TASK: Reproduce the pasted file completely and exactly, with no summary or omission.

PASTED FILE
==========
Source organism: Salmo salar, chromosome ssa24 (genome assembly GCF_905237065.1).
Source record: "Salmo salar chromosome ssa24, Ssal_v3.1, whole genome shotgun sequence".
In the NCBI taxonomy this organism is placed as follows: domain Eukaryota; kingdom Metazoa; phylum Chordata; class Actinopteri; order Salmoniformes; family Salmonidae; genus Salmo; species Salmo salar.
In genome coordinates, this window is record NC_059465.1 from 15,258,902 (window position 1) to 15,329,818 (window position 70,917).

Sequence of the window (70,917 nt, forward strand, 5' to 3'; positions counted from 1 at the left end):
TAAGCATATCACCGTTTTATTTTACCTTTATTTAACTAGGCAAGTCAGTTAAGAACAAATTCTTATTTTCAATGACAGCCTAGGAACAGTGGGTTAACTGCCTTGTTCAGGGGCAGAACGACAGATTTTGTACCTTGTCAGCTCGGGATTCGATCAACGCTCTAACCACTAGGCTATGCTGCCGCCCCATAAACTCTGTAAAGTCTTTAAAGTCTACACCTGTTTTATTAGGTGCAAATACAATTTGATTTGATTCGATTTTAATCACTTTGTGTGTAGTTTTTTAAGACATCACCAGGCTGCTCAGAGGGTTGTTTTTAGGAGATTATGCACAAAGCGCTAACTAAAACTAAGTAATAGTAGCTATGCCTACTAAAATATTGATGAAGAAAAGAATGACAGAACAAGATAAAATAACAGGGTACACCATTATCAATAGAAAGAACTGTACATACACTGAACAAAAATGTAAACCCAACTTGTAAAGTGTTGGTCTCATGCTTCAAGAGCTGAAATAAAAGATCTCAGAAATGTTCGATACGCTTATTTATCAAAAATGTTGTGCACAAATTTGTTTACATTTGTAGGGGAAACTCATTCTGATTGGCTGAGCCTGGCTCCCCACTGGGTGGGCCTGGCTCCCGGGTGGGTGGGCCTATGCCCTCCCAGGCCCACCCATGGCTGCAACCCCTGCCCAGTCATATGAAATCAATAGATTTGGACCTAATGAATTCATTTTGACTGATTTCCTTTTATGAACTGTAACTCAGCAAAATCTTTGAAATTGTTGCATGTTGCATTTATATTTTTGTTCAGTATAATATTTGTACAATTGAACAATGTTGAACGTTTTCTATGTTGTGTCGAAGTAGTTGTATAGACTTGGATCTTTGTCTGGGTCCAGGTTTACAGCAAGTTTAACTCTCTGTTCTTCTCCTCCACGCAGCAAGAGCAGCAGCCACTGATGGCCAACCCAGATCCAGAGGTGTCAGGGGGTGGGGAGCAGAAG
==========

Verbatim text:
Source organism: Salmo salar, chromosome ssa24 (genome assembly GCF_905237065.1).
Source record: "Salmo salar chromosome ssa24, Ssal_v3.1, whole genome shotgun sequence".
In the NCBI taxonomy this organism is placed as follows: domain Eukaryota; kingdom Metazoa; phylum Chordata; class Actinopteri; order Salmoniformes; family Salmonidae; genus Salmo; species Salmo salar.
In genome coordinates, this window is record NC_059465.1 from 15,258,902 (window position 1) to 15,329,818 (window position 70,917).

Sequence of the window (70,917 nt, forward strand, 5' to 3'; positions counted from 1 at the left end):
TAAGCATATCACCGTTTTATTTTACCTTTATTTAACTAGGCAAGTCAGTTAAGAACAAATTCTTATTTTCAATGACAGCCTAGGAACAGTGGGTTAACTGCCTTGTTCAGGGGCAGAACGACAGATTTTGTACCTTGTCAGCTCGGGATTCGATCAACGCTCTAACCACTAGGCTATGCTGCCGCCCCATAAACTCTGTAAAGTCTTTAAAGTCTACACCTGTTTTATTAGGTGCAAATACAATTTGATTTGATTCGATTTTAATCACTTTGTGTGTAGTTTTTTAAGACATCACCAGGCTGCTCAGAGGGTTGTTTTTAGGAGATTATGCACAAAGCGCTAACTAAAACTAAGTAATAGTAGCTATGCCTACTAAAATATTGATGAAGAAAAGAATGACAGAACAAGATAAAATAACAGGGTACACCATTATCAATAGAAAGAACTGTACATACACTGAACAAAAATGTAAACCCAACTTGTAAAGTGTTGGTCTCATGCTTCAAGAGCTGAAATAAAAGATCTCAGAAATGTTCGATACGCTTATTTATCAAAAATGTTGTGCACAAATTTGTTTACATTTGTAGGGGAAACTCATTCTGATTGGCTGAGCCTGGCTCCCCACTGGGTGGGCCTGGCTCCCGGGTGGGTGGGCCTATGCCCTCCCAGGCCCACCCATGGCTGCAACCCCTGCCCAGTCATATGAAATCAATAGATTTGGACCTAATGAATTCATTTTGACTGATTTCCTTTTATGAACTGTAACTCAGCAAAATCTTTGAAATTGTTGCATGTTGCATTTATATTTTTGTTCAGTATAATATTTGTACAATTGAACAATGTTGAACGTTTTCTATGTTGTGTCGAAGTAGTTGTATAGACTTGGATCTTTGTCTGGGTCCAGGTTTACAGCAAGTTTAACTCTCTGTTCTTCTCCTCCACGCAGCAAGAGCAGCAGCCACTGATGGCCAACCCAGATCCAGAGGTGTCAGGGGGTGGGGAGCAGAAG